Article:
Monday, November 14, 2011

A Mexican on a bike and the squashed car syndrome...


A lunar eclipse is coming in early December and husband is looking forward to it.
Any such event gets his enthusiasm for illustrating planetary-arrangements going and I see him sketching a ‘Mexican on a bike’ to explain a particular phenomenon for the children in his class.

I model one too (just for fun, screenshot attached) while in parallel I think of another syndrome that has been troubling me lately: I call it the ‘squashed car approach’.
It describes a system of documenting a horizontal cut-through of a building in an orthogonal projection without separating logical-levels out.

Take a storey within a high-rise for example, Ground floor plus mezzanine with various other (minor) level-changes in between and show everything on one floor plan.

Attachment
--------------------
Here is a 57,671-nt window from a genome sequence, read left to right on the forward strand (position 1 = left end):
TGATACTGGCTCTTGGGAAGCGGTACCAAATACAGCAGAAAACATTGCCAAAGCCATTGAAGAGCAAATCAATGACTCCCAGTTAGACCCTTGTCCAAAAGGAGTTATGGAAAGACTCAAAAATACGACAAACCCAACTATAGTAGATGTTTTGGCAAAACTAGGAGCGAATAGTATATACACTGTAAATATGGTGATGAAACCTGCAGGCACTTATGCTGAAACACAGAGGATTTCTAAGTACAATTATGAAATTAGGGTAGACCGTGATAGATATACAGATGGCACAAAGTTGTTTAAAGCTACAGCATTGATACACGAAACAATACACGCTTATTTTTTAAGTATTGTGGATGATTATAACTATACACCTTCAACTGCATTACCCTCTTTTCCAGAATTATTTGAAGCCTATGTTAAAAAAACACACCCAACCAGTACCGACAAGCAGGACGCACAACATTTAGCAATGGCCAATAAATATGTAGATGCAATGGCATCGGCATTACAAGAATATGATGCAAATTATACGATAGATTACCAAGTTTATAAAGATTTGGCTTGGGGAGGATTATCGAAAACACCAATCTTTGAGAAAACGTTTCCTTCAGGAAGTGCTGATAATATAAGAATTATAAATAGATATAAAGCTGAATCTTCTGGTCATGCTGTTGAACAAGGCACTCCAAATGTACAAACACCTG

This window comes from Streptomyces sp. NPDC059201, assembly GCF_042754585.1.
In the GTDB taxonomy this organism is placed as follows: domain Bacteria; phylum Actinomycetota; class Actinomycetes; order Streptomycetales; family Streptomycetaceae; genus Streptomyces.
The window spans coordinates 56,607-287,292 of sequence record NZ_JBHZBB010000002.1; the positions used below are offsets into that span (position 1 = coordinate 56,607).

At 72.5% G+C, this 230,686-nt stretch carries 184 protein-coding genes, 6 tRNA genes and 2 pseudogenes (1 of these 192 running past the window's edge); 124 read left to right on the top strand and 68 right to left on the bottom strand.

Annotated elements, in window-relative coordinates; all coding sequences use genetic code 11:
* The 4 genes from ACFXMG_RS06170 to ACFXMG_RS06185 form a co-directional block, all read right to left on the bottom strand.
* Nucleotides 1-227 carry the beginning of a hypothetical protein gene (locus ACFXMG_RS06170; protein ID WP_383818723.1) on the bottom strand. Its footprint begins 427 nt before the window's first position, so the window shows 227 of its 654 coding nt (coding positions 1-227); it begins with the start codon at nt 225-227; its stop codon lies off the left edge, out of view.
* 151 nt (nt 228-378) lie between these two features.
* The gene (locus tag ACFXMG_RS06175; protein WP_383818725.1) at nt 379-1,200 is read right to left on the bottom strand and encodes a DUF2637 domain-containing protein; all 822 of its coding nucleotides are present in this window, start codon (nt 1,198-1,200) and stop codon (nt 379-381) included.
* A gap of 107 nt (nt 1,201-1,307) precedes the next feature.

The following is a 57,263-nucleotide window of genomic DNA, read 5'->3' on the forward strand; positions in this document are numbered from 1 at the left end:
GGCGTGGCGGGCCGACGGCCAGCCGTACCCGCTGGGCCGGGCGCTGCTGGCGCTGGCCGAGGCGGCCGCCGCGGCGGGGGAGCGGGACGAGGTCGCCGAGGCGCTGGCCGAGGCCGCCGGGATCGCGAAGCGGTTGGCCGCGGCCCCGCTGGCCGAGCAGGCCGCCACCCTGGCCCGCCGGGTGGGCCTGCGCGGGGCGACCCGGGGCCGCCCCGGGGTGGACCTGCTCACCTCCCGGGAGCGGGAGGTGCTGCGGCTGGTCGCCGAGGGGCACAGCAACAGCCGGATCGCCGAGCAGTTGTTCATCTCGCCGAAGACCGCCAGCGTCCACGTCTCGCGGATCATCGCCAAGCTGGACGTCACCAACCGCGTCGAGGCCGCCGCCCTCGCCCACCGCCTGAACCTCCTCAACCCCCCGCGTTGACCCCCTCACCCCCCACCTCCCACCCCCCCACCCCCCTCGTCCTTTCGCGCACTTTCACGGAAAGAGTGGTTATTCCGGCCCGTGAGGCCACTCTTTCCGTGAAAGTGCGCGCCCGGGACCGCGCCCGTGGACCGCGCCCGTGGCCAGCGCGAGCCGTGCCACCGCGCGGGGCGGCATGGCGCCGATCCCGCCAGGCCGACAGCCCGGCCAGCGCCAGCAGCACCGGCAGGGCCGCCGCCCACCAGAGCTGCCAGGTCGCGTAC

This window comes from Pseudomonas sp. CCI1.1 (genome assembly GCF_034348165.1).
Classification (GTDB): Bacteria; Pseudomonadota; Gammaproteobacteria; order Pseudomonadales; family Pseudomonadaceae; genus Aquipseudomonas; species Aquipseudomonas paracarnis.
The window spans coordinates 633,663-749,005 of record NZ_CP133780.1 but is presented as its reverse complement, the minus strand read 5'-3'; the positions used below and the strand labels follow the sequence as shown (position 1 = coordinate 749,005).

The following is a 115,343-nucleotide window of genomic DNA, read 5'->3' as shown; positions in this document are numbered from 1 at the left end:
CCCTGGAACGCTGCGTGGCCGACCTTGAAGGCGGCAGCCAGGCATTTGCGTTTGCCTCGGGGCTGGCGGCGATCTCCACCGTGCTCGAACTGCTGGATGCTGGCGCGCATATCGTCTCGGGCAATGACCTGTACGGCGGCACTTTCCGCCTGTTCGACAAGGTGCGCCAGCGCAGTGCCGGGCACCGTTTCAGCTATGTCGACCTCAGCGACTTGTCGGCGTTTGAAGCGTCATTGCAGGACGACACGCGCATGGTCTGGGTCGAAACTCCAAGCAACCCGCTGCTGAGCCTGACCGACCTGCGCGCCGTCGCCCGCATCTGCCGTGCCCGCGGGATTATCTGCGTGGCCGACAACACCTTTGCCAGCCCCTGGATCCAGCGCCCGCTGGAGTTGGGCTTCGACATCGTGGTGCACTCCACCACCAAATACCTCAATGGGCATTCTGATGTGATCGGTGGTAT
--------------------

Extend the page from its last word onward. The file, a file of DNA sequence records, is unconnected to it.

If you strictly follow ‘traditional’ 2D orthogonal projection rules and cut your space at 1m, showing what you see below and dotting what’s above, you’ll be getting close to the ‘squashed car image’.

Even under Flatcad’s regime the conditions existed for easy creation of ‘exploded’ floor plans, where more than one horizontal cut could be taken over a multi-floored – multi-height space.
Model based documenting is even better in handling this situation, not just by modelling the space digitally but also providing the tools to slice it up in such ways that the information users are not facing the mangled-up wreckage of a squashed-floor.



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